Kitten depends on the kindness of strangers. Played by Cillian Murphy with a bemused and hopeful voice, he meets such characters as Billy (Gavin Friday), leader of the scruffy rock band Billy Hatchet and the Mohawks, and soon Kitten is onstage as a squaw, helping out during the performance of "Running Bear." Billy falls in love with him, but eventually "the band thinks the squaw is not working out," and Kitten finds a job being sawed in two by a magician named Bertie (Stephen Rea). In Jordan's "The Crying Game," Rea fell in love with a cross-dressing hairdresser. But no one is deceived by Kitten, who doesn't care if you think he's male or female, as long as you think he's Kitten.
That's the part of the story Dickens would have agreed with. His heroes, from Pip to Oliver Twist to Nicholas Nickleby to David Copperfield, travel bleak landscapes of gruesome betrayal and disappointment and meet villains of every description but never lose their innocence. Dickens also would have enjoyed the story's use of melodrama and improbable coincidence, and the way the hero befriends and is befriended just when it's needed the most.
Consider Father Bernard (Liam Neeson), whose rectory steps are Kitten's first home. The priest is one of those good souls bumbling through, doing what good he can. And John-Joe (Brendan Gleeson), a streetwise hobo who shares what he has. And Charlie (Ruth Negga), a black girl who becomes Kitten's closest friend. And consider the story of how Kitten does, or does not, find his mother, or Mitzi Gaynor, or whoever, and what he finds out then.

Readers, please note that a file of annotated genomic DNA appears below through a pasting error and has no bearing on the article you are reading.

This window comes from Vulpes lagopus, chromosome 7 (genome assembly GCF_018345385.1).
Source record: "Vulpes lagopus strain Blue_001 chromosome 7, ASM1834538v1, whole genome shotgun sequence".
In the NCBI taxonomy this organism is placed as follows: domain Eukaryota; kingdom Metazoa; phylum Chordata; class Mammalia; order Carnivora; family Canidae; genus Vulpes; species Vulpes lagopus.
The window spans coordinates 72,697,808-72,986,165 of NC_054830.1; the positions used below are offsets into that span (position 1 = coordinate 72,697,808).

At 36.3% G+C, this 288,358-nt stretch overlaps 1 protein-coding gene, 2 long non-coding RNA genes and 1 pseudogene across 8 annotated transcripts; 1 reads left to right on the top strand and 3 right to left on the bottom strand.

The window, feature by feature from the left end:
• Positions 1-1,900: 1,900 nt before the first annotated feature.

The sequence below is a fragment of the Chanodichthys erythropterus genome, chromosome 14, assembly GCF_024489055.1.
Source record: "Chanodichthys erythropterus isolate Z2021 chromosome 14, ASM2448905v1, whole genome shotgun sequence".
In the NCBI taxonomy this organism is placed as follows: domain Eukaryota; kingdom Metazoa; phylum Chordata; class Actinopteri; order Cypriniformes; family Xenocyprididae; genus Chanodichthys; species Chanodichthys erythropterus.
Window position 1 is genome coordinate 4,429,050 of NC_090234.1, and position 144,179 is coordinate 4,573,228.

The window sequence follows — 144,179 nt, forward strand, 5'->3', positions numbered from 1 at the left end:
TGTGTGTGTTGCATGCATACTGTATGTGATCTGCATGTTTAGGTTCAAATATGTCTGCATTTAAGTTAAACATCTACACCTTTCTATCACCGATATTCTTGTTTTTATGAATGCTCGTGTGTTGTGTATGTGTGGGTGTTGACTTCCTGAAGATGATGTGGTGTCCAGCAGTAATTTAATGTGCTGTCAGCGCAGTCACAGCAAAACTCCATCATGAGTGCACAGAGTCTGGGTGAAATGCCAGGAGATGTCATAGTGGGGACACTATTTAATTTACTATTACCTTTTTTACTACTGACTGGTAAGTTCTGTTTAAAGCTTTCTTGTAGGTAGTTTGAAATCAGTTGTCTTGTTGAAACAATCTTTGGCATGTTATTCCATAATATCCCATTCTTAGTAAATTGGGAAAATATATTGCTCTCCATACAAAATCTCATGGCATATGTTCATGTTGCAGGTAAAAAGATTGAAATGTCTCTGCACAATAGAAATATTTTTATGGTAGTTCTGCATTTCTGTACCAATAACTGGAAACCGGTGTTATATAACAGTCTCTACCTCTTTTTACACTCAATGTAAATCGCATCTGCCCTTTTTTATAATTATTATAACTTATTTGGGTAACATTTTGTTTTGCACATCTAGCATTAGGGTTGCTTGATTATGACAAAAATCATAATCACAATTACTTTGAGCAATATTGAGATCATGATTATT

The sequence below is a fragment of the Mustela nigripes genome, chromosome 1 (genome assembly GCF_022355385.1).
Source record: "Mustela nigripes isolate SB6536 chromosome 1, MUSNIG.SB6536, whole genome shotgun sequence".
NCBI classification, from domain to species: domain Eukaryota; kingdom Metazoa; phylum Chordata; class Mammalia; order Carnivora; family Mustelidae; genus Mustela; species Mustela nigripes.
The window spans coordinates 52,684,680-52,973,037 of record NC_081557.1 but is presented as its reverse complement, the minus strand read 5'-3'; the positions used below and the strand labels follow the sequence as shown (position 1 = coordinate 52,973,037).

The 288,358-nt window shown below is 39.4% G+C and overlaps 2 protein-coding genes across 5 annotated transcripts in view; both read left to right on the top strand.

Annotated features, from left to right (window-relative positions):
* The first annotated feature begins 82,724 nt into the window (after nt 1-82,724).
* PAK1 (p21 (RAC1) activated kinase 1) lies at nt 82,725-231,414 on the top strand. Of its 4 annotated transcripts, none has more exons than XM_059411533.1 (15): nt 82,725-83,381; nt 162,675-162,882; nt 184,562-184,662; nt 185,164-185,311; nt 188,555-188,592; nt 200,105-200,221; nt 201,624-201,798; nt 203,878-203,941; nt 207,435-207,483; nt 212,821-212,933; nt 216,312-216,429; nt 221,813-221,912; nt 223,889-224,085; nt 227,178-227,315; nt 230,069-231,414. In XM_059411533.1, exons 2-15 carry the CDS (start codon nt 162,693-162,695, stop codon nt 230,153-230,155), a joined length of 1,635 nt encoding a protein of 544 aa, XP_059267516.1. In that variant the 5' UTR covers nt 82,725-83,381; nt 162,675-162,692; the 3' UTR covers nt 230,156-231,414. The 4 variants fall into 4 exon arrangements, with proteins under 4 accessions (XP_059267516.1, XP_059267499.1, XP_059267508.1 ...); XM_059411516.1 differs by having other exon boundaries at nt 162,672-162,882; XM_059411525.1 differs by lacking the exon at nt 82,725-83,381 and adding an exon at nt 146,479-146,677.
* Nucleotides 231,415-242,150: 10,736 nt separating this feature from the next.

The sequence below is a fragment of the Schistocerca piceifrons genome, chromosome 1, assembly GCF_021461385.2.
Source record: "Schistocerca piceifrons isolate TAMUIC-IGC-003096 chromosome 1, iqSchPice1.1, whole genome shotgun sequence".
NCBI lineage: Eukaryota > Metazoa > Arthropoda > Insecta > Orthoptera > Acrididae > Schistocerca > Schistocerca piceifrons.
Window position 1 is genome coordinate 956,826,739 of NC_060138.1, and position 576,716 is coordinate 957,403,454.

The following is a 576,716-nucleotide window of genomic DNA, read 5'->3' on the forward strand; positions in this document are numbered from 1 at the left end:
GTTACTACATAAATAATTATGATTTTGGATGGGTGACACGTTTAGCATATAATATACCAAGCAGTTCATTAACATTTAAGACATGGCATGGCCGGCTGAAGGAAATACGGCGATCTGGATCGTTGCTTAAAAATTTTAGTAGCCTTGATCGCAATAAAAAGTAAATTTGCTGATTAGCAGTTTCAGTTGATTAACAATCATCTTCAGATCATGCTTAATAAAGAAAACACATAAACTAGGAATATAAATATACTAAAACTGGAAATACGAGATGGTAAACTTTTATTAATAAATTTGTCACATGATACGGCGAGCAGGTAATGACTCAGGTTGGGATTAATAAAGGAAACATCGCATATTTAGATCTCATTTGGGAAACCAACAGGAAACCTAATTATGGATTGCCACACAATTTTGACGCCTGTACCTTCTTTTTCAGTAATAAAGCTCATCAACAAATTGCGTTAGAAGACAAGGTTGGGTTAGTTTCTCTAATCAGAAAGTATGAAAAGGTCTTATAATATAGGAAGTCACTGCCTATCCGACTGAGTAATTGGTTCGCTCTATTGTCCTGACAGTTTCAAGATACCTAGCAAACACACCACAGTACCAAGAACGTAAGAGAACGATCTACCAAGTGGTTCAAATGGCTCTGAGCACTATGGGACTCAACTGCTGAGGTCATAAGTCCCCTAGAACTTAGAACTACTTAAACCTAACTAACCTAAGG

"Breakfast on Pluto" is being included in earnest analytical articles about this being the season of homosexuals ("Brokeback Mountain"), transsexuals ("Transamerica"), transvestites (this movie), or all three ("Rent"). As a "trend," this means absolutely nothing, although as a coincidence it is worth notice, however slight. What these titles have in common with many other good current films are characters who are given the challenge to be true to their own natures, and either rise to the occasion or descend into misery.
Kitten has less to do with sexual unorthodoxy than knowing what you must be and do, and bring and doing it: Characters like those played by Terrence Howard in "Hustle & Flow," Anthony Hopkins in "The World's Fastest Indian," Amy Adams in "Junebug," Naomi Watts in "Ellie Parker," Miranda July in "Me and You and Everyone We Know," Tommy Lee Jones in "The Three Burials of Melquiades Estrada," Charlize Theron in "North Country" and the Great Ape in "King Kong." This drive toward individualism is an encouraging counterforce to the relentless team spirit that seems to drive so much unhappiness in our society. While it is true that in some times and places Kitten would be murdered (the fear that haunts Ennis in "Brokeback Mountain"), it is also true that Kitten might be given a pass by dangerous characters who either recognize a kindred independence, or envy it.